[Numpy-discussion] ndarray.T2 for 2D transpose
josef.pktd at gmail.com
josef.pktd at gmail.com
Thu Apr 7 13:46:23 EDT 2016
On Thu, Apr 7, 2016 at 1:35 PM, Sebastian Berg <sebastian at sipsolutions.net>
wrote:
> On Do, 2016-04-07 at 13:29 -0400, josef.pktd at gmail.com wrote:
> >
> >
> > On Thu, Apr 7, 2016 at 1:20 PM, Sebastian Berg <
> > sebastian at sipsolutions.net> wrote:
> > > On Do, 2016-04-07 at 11:56 -0400, josef.pktd at gmail.com wrote:
> > > >
> > > >
> > >
> > > <snip>
> > >
> > > >
> > > > I don't think numpy treats 1d arrays as row vectors. numpy has C
> > > > -order for axis preference which coincides in many cases with row
> > > > vector behavior.
> > > >
> > >
> > > Well, broadcasting rules, are that (n,) should typically behave
> > > similar
> > > to (1, n). However, for dot/matmul and @ the rules are stretched to
> > > mean "the one dimensional thing that gives an inner product" (using
> > > matmul since my python has no @ yet):
> > >
> > > In [12]: a = np.arange(20)
> > > In [13]: b = np.arange(20)
> > >
> > > In [14]: np.matmul(a, b)
> > > Out[14]: 2470
> > >
> > > In [15]: np.matmul(a, b[:, None])
> > > Out[15]: array([2470])
> > >
> > > In [16]: np.matmul(a[None, :], b)
> > > Out[16]: array([2470])
> > >
> > > In [17]: np.matmul(a[None, :], b[:, None])
> > > Out[17]: array([[2470]])
> > >
> > > which indeed gives us a fun thing, because if you look at the last
> > > line, the outer product equivalent would be:
> > >
> > > outer = np.matmul(a[None, :].T, b[:, None].T)
> > >
> > > Now if I go back to the earlier example:
> > >
> > > a.T @ b
> > >
> > > Does not achieve the outer product at all with using T2, since
> > >
> > > a.T2 @ b.T2 # only correct for a, but not for b
> > > a.T2 @ b # b attempts to be "inner", so does not work
> > >
> > > It almost seems to me that the example is a counter example,
> > > because on
> > > first sight the `T2` attribute would still leave you with no
> > > shorthand
> > > for `b`.
> > a.T2 @ b.T2.T
> >
>
> Actually, better would be:
>
> a.T2 @ b.T2.T2 # Aha?
>
> And true enough, that works, but is it still reasonably easy to find
> and understand?
> Or is it just frickeling around, the same as you would try `a[:, None]`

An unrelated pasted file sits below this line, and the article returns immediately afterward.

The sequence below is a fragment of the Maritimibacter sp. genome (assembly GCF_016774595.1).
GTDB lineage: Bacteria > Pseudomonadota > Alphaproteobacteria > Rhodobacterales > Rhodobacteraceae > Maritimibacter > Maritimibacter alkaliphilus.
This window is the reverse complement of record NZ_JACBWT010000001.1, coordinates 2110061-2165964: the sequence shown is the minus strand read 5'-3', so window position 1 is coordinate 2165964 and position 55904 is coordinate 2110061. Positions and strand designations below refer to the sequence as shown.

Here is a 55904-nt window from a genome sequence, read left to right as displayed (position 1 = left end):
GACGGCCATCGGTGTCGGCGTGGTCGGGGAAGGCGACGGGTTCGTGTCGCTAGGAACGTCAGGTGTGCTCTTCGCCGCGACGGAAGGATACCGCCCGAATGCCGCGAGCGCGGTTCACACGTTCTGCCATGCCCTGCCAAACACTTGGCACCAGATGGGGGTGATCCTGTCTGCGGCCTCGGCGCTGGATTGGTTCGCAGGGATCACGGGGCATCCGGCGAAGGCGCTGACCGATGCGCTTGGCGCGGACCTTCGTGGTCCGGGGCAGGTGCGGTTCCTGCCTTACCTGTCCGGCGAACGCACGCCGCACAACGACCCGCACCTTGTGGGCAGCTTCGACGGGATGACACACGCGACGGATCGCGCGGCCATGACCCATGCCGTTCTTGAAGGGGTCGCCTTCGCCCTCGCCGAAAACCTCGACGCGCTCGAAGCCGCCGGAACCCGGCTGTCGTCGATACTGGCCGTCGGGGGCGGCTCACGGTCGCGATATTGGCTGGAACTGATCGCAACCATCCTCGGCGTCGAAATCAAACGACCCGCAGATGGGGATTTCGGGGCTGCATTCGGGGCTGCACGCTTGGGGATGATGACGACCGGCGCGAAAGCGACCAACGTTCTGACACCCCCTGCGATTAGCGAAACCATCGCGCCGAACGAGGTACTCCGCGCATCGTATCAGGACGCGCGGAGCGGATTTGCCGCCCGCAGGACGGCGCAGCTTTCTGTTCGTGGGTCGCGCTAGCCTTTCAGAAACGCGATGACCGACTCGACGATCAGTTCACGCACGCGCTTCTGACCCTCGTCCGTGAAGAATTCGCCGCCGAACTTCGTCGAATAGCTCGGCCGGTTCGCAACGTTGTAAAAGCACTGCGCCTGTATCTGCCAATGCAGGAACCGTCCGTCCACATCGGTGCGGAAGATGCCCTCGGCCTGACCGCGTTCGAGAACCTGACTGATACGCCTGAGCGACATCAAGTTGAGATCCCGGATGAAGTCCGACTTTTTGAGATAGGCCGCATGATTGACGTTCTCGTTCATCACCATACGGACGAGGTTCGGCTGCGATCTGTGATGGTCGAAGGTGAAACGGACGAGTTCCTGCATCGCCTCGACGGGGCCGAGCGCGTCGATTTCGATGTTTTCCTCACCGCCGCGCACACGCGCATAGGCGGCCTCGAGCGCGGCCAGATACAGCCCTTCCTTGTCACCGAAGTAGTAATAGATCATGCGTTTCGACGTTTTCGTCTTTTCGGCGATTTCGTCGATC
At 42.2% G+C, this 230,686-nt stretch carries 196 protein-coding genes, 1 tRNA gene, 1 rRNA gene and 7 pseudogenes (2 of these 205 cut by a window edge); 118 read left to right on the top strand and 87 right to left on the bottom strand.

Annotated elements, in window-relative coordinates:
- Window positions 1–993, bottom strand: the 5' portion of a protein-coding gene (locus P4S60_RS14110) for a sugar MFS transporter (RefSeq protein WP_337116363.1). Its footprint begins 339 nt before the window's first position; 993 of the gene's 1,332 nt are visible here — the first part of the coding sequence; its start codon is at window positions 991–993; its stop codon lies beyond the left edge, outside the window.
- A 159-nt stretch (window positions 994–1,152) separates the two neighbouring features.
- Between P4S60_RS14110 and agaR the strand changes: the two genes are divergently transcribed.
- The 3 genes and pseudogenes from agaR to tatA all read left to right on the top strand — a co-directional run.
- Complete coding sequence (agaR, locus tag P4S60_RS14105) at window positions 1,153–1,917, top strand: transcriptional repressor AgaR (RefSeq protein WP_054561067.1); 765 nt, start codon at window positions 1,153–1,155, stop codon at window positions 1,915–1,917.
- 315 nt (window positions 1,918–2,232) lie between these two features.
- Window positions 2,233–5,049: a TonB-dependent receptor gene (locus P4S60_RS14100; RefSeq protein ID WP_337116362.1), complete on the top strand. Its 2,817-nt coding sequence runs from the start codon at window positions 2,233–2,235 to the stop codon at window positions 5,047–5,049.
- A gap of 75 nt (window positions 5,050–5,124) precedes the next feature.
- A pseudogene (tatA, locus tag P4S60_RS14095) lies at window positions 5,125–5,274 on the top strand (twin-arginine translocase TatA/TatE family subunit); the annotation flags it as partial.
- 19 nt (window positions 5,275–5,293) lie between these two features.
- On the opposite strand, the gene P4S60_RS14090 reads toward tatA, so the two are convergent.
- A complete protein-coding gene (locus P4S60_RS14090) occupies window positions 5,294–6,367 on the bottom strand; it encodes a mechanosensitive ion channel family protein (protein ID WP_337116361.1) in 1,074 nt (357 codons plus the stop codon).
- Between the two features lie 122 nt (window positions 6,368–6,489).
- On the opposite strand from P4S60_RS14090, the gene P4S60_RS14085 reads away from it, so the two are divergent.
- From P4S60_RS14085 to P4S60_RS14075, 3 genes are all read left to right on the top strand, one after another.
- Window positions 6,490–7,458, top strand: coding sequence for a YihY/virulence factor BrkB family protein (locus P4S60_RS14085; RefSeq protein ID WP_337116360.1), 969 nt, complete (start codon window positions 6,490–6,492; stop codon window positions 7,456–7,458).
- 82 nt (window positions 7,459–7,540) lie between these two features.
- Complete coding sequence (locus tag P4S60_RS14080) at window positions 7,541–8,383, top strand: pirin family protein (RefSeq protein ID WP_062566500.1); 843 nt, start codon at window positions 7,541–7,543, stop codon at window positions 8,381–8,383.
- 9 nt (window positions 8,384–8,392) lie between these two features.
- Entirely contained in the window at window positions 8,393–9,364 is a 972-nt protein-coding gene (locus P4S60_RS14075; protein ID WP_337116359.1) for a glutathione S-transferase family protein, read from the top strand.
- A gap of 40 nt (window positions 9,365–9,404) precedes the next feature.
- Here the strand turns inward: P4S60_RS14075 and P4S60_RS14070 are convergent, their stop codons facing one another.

> before finding `a[None, :]`, maybe worse?
>
I had thought about it earlier, but its "too cute" for my taste (and I
think I would complain during code review when I see this.)
Josef
>
> - Sebastian
>
> >
> > (T2 as shortcut for creating a[:, None] that's neat, except if a is
> > already 2D)
> >
> > Josef
> >
> > >
> > > I understand the pain of having to write (and parse get into the
> > > depth
> > > of) things like `arr[:, np.newaxis]` or reshape. I also understand
> > > the
> > > idea of a shorthand for vectorized matrix operations. That is, an
> > > argument for a T2 attribute which errors on 1D arrays (not sure I
> > > like
> > > it, but that is a different issue).
> > >
> > > However, it seems that implicit adding of an axis which only works
> > > half
> > > the time does not help too much? I have to admit I don't write
> > > these
> > > things too much, but I wonder if it would not help more if we just
> > > provided some better information/link to longer examples in the
> > > "dimension mismatch" error message?
> > >
> > > In the end it is quite simple, as Nathaniel, I think I would like
> > > to
> > > see some example code, where the code obviously looks easier then
> > > before? With the `@` operator that was the case, with the
> > > "dimension
> > > adding logic" I am not so sure, plus it seems it may add other
> > > pitfalls.
> > >
> > > - Sebastian
> > >
> > >
> > >
> > >
> > > > >>> np.concatenate(([[1,2,3]], [4,5,6]))
> > > > Traceback (most recent call last):
> > > > File "<pyshell#63>", line 1, in <module>
> > > > np.concatenate(([[1,2,3]], [4,5,6]))
> > > > ValueError: arrays must have same number of dimensions
> > > >
> > > > It's not an uncommon exception for me.
> > > >
> > > > Josef
> > > >
> > > > >
> > > > > _______________________________________________
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